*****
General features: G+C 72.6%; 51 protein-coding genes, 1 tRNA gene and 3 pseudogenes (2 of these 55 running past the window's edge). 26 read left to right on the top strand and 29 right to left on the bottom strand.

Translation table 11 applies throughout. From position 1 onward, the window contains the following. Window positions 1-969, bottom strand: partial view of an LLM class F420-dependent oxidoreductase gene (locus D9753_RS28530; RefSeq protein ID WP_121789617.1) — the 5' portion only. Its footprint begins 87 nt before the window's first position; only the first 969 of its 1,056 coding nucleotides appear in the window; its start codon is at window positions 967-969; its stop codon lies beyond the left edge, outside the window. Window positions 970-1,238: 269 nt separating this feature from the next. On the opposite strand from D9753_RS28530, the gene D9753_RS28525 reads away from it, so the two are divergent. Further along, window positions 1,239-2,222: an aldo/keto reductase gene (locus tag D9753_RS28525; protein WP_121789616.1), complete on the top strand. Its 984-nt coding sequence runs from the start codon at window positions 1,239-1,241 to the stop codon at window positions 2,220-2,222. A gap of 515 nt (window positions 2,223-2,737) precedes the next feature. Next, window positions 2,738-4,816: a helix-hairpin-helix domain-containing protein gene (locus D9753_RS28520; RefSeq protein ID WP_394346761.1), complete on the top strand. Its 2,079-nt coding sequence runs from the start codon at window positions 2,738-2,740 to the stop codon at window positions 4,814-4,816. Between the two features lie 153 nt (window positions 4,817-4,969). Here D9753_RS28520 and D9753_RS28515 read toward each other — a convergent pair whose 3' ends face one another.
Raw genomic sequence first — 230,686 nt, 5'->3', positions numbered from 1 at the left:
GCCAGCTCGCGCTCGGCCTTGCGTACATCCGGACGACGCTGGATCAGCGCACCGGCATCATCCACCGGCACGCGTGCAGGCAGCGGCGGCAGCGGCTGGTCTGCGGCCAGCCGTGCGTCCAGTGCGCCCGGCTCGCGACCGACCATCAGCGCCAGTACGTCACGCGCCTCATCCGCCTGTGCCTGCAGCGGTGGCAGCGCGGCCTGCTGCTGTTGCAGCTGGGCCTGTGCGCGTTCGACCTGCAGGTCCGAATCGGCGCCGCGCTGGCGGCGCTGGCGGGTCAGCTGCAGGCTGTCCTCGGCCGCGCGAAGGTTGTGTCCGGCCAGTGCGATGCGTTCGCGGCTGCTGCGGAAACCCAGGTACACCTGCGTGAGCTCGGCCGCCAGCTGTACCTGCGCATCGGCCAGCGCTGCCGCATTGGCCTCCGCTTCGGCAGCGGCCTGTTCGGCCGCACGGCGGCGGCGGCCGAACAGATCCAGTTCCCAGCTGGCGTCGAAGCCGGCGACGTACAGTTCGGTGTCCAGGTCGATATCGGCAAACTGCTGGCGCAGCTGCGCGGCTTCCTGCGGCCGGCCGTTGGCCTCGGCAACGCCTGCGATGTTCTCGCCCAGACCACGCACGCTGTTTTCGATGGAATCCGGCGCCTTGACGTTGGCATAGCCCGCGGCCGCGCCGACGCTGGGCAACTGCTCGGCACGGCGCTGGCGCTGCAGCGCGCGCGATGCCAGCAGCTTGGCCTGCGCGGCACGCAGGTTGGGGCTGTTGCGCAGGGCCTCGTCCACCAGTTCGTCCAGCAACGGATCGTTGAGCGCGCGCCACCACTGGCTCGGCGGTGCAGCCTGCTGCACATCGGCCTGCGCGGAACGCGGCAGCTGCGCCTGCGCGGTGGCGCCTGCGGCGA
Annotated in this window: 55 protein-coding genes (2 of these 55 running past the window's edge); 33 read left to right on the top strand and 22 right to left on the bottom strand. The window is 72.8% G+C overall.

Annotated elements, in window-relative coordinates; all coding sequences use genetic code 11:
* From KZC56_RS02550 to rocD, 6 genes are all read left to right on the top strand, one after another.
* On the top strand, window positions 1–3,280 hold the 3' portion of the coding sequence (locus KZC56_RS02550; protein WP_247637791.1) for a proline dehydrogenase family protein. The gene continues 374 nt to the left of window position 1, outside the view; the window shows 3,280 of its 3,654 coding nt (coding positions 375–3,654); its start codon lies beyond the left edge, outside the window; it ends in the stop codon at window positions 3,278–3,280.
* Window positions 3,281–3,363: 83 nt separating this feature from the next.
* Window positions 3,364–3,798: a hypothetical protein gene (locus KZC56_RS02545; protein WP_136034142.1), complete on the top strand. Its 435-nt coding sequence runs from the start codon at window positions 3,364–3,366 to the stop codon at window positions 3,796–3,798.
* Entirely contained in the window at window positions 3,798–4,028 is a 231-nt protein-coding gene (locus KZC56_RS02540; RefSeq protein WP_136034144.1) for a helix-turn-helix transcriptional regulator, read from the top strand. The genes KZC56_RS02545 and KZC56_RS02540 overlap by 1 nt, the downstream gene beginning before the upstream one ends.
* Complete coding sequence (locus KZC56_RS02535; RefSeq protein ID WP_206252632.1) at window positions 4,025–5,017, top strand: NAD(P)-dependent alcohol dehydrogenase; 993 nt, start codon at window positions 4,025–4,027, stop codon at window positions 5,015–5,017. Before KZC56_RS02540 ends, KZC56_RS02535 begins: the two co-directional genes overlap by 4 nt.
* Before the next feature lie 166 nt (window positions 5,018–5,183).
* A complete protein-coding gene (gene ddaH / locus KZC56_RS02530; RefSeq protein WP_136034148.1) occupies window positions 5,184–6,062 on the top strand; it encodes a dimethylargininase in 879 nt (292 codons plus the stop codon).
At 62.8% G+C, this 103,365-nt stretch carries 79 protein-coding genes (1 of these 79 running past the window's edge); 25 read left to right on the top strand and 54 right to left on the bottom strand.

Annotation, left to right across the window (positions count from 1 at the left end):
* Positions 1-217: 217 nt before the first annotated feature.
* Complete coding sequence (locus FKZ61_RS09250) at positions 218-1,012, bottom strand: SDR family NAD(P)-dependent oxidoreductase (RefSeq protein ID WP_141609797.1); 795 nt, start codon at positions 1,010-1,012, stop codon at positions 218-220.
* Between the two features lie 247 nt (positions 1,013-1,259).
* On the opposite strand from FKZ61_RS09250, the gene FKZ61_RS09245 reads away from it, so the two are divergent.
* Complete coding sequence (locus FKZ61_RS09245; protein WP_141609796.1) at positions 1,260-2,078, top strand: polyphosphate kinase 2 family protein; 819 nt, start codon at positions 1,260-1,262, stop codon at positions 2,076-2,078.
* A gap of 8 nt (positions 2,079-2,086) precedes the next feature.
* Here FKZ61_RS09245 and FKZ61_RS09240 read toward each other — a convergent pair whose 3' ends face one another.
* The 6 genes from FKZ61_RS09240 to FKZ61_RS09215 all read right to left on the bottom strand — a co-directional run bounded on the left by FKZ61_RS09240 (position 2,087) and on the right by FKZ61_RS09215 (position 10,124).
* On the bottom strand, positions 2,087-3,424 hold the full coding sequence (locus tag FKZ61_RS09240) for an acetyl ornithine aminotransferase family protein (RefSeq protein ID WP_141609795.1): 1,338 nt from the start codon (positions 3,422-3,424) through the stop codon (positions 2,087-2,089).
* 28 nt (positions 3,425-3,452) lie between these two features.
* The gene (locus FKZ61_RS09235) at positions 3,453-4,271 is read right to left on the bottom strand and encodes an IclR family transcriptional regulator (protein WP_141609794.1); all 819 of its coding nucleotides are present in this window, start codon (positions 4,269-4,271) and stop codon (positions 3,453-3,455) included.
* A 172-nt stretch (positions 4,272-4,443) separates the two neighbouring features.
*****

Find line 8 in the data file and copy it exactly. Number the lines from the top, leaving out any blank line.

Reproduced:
* On the top strand, window positions 1–3,280 hold the 3' portion of the coding sequence (locus KZC56_RS02550; protein WP_247637791.1) for a proline dehydrogenase family protein. The gene continues 374 nt to the left of window position 1, outside the view; the window shows 3,280 of its 3,654 coding nt (coding positions 375–3,654); its start codon lies beyond the left edge, outside the window; it ends in the stop codon at window positions 3,278–3,280.